• gush, a Singapore startup specialising in sustainable advanced materials that improve living spaces and environments. This includes paint that purifies indoor spaces and regulates environmental factors to alleviate temperature flux-related implications. gush will be providing air-purifying paint for the demonstrator.
Ms Eunice Koh, Assistant Chief Executive Officer, Enterprise Singapore, said, “Collaborations between enterprises will be the driving force behind sustainable innovation. By pooling their expertise together, enterprises can achieve better innovative outcomes through environmentally and socially aware designs and operations. I congratulate the enterprises involved in the demonstrator for their progressive and sustainable business growth strategies, which will in turn bring about a cleaner and healthier community.”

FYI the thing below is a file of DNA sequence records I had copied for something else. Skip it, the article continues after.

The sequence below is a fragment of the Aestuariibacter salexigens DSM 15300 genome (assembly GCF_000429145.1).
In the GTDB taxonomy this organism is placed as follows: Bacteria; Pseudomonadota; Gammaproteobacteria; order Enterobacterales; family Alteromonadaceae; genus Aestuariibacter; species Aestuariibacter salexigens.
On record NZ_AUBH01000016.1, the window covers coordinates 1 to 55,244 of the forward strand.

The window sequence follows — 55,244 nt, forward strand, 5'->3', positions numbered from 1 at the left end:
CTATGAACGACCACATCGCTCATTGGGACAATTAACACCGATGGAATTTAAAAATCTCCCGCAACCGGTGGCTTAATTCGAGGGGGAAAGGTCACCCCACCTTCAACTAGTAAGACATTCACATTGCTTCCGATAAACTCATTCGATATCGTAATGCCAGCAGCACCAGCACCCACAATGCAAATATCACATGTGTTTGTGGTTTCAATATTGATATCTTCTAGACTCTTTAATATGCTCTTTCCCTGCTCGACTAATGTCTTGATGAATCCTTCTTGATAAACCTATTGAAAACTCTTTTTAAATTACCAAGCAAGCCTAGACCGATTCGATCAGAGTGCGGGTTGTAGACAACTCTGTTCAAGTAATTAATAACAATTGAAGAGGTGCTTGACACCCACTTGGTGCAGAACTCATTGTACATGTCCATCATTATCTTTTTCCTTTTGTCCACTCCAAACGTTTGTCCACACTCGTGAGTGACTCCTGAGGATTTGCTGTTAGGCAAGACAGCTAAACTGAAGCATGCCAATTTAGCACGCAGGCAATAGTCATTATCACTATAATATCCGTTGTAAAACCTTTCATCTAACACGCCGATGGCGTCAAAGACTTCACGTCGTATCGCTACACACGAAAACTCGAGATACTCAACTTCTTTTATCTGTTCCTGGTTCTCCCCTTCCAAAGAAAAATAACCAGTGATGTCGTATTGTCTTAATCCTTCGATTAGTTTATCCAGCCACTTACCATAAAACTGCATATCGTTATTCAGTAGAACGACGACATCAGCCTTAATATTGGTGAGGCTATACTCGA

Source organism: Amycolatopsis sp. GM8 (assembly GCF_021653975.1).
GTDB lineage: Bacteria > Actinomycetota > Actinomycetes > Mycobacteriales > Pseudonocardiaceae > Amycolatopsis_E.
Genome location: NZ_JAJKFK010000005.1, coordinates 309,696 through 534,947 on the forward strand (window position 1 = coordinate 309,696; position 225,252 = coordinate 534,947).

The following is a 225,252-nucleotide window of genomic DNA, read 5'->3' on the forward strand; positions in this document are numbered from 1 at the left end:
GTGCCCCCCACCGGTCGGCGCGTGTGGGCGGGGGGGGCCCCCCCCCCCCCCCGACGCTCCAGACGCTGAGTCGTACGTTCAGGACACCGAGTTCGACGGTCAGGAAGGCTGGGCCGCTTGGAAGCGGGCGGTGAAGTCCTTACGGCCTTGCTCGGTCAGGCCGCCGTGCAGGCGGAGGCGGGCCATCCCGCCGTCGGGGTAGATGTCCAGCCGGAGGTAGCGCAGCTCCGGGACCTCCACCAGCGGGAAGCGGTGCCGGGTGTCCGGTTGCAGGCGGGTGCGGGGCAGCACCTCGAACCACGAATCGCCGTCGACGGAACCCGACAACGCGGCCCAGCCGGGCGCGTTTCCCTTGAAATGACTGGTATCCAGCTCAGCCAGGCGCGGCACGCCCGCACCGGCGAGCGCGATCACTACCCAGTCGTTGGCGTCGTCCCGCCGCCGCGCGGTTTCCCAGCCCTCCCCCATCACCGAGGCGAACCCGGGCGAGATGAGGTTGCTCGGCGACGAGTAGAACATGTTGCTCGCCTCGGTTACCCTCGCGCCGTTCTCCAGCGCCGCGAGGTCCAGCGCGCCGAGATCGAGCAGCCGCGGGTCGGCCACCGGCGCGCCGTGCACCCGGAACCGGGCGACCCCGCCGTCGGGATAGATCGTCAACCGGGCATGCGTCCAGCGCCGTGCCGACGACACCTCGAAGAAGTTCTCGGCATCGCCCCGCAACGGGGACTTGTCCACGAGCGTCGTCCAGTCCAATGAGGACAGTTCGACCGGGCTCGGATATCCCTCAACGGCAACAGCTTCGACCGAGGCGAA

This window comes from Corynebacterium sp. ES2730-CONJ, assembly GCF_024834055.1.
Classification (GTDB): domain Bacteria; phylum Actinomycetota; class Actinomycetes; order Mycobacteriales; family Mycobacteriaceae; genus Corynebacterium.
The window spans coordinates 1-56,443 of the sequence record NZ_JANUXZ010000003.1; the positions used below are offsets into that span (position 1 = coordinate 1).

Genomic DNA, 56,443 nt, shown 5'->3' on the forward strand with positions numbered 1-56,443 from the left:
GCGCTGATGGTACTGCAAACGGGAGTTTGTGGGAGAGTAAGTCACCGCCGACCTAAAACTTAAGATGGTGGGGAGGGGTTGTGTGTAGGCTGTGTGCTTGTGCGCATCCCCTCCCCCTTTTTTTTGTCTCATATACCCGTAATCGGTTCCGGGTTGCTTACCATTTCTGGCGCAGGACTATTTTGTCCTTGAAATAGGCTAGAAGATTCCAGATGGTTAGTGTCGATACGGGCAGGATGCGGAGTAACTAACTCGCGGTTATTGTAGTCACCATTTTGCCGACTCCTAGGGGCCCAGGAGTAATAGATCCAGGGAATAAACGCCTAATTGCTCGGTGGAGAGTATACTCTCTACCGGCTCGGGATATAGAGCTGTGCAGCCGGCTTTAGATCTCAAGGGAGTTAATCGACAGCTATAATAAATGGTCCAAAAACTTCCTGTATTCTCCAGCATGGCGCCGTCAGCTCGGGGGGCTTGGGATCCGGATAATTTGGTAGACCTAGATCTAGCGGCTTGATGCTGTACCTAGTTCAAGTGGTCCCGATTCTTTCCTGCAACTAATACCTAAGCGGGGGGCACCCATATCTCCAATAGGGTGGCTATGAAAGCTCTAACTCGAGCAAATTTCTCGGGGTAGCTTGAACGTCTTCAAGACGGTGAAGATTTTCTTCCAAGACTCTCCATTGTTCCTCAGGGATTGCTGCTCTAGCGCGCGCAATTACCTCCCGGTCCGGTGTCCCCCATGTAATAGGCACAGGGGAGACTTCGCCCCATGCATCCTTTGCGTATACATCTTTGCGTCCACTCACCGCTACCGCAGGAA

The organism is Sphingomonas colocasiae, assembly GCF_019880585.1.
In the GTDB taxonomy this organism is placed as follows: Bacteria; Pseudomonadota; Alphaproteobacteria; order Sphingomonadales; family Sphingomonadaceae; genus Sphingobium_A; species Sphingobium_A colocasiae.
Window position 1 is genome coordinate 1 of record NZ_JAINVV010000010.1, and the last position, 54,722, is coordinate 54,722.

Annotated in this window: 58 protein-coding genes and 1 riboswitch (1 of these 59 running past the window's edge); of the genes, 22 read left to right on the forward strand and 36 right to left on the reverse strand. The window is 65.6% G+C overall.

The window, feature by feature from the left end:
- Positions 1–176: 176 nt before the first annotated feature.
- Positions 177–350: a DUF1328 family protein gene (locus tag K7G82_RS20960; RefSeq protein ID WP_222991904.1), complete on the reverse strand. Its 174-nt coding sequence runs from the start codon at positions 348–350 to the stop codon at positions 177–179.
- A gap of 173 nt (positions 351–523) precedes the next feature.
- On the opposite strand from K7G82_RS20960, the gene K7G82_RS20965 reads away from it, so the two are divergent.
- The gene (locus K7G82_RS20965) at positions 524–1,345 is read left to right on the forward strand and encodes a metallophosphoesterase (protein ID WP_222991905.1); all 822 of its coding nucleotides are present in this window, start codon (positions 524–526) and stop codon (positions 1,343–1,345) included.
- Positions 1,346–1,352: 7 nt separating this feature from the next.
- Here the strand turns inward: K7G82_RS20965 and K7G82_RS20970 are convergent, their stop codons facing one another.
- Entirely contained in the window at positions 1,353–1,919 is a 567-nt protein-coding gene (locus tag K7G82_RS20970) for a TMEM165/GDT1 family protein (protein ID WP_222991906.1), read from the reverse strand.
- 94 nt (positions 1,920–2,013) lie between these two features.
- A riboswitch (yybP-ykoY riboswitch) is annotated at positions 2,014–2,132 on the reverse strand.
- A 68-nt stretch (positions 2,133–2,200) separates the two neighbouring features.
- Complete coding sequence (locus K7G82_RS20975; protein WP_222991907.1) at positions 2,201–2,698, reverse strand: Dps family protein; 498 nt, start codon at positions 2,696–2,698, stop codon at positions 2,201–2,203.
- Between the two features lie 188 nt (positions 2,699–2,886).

Annex 1: Cryo-Polygen and its benefits
Currently, LNG is stored in liquid form at -162 degrees Celsius and must be converted back to gas at ambient temperature in a process known as regasification. The resulting natural gas is then used for many applications, ranging from electricity generation, industrial processes to commercial and domestic applications such as cooking gas.
During the regasification process, the liquid is heated up from -162 degrees to ambient temperature, producing a significant amount of cold energy which is currently wasted in standard regasification facilities.
The Cryo-Polygen system allows for the recovery and usage of this cold energy. It does this by converting cold energy to electricity directly and storing the cold energy for usage in chillers. The energy is also used in cryogenic carbon capture, which separates carbon dioxide from the flue gas into either solid or liquid forms for storage. The stored cold energy from the cooled carbon dioxide can potentially be used to address the cooling needs of cold storage warehouses, industrial parks and buildings.
For example, seven per cent of Singapore’s total electricity consumption is used by data centres, of which 37 per cent of the energy is used for cooling. If adequately sized, the Cryo-Polygen system could capture cold energy to potentially supply the entire energy needed to cool data centres.